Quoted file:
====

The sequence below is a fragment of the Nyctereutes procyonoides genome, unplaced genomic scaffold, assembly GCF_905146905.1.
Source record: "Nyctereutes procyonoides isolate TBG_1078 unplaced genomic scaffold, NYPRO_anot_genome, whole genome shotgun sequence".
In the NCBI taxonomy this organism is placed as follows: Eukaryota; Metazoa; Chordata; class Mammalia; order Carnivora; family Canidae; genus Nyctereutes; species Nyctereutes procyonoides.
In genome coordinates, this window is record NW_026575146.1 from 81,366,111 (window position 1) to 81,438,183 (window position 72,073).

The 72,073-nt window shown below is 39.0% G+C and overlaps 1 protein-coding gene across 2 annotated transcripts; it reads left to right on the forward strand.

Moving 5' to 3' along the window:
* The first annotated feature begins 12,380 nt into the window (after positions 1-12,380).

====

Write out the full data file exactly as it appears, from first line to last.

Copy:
The sequence below is a fragment of the Nyctereutes procyonoides genome, unplaced genomic scaffold, assembly GCF_905146905.1.
Source record: "Nyctereutes procyonoides isolate TBG_1078 unplaced genomic scaffold, NYPRO_anot_genome, whole genome shotgun sequence".
In the NCBI taxonomy this organism is placed as follows: Eukaryota; Metazoa; Chordata; class Mammalia; order Carnivora; family Canidae; genus Nyctereutes; species Nyctereutes procyonoides.
In genome coordinates, this window is record NW_026575146.1 from 81,366,111 (window position 1) to 81,438,183 (window position 72,073).

The 72,073-nt window shown below is 39.0% G+C and overlaps 1 protein-coding gene across 2 annotated transcripts; it reads left to right on the forward strand.

Moving 5' to 3' along the window:
* The first annotated feature begins 12,380 nt into the window (after positions 1-12,380).